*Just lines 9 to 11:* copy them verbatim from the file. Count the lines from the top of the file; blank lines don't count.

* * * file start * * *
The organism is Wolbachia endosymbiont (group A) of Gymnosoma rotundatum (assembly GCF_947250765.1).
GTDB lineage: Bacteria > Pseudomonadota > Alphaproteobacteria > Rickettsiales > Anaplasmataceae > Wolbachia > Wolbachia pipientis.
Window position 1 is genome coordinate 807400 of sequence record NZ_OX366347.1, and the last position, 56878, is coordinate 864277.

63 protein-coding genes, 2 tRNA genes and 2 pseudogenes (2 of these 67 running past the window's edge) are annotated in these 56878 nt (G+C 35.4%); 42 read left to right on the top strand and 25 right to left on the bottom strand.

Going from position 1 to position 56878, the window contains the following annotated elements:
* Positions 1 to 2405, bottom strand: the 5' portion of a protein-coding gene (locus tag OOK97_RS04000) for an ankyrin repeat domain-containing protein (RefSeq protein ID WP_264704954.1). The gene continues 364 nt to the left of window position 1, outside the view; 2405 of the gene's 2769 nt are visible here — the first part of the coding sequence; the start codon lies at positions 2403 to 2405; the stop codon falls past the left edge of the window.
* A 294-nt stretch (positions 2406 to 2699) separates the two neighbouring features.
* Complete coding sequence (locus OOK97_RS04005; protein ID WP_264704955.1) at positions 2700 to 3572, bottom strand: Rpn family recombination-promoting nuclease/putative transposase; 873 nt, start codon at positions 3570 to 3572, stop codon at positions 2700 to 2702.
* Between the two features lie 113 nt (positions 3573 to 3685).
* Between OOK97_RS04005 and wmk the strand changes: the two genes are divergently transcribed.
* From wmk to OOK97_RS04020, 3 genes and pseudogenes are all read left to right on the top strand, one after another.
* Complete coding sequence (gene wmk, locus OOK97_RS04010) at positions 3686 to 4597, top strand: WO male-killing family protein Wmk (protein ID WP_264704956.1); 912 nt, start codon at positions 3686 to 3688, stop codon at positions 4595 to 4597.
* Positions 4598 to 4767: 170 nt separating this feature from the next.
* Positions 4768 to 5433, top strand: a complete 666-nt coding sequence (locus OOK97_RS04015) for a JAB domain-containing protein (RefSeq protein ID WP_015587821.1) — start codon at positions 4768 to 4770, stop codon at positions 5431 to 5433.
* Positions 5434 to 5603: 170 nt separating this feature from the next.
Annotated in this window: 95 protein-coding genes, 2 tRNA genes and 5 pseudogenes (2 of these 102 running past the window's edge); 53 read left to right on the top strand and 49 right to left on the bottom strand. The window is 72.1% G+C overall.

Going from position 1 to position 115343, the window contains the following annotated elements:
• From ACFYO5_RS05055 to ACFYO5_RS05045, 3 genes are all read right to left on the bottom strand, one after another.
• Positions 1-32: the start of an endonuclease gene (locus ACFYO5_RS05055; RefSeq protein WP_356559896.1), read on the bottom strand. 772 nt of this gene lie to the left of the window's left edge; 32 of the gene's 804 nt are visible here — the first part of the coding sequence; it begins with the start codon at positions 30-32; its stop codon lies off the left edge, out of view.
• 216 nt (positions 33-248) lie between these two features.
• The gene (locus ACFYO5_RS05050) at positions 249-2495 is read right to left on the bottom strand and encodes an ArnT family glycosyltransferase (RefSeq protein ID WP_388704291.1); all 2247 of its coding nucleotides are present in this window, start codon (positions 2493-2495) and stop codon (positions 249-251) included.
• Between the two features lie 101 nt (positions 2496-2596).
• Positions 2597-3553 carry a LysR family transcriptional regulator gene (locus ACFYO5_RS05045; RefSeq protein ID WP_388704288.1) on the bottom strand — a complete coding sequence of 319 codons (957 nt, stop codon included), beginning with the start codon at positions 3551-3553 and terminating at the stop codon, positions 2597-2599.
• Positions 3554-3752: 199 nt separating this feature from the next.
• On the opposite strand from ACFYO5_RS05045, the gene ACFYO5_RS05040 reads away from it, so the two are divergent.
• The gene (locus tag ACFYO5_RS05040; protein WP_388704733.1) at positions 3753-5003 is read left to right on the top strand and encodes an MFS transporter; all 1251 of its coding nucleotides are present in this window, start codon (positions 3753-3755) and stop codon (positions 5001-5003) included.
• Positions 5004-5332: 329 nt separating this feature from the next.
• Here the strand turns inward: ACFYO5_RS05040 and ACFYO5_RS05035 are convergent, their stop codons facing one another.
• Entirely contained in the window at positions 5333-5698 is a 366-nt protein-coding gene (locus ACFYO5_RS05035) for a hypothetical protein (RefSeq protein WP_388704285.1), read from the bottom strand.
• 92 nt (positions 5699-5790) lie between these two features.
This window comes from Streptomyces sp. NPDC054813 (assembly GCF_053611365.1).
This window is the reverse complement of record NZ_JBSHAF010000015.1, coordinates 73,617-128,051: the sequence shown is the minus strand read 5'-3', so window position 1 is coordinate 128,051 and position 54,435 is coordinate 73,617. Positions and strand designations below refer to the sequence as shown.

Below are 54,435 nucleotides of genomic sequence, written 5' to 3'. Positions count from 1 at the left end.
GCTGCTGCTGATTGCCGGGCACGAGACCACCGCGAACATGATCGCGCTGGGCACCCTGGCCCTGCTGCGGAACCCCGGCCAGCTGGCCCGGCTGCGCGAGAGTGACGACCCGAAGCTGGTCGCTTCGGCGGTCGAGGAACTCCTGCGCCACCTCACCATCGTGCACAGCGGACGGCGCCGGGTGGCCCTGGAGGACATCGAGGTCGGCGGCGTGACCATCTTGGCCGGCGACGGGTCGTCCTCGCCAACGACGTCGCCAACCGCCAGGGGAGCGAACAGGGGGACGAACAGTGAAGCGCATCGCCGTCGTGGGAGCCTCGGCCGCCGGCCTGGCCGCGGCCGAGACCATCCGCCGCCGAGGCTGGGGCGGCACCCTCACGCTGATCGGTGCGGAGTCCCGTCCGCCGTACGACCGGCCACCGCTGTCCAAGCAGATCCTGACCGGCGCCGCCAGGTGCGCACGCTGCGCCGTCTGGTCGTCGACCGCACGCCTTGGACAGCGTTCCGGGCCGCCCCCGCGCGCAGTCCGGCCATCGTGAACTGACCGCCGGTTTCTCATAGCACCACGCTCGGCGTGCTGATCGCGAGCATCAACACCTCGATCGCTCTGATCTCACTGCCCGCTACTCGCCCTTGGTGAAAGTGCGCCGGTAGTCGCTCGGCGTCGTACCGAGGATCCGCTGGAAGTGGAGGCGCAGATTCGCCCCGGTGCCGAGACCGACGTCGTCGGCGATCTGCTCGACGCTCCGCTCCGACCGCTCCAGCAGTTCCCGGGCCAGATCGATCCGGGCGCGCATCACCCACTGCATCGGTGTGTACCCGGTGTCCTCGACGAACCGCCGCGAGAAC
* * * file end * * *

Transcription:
* Between the two features lie 113 nt (positions 3573 to 3685).
* Between OOK97_RS04005 and wmk the strand changes: the two genes are divergently transcribed.
* From wmk to OOK97_RS04020, 3 genes and pseudogenes are all read left to right on the top strand, one after another.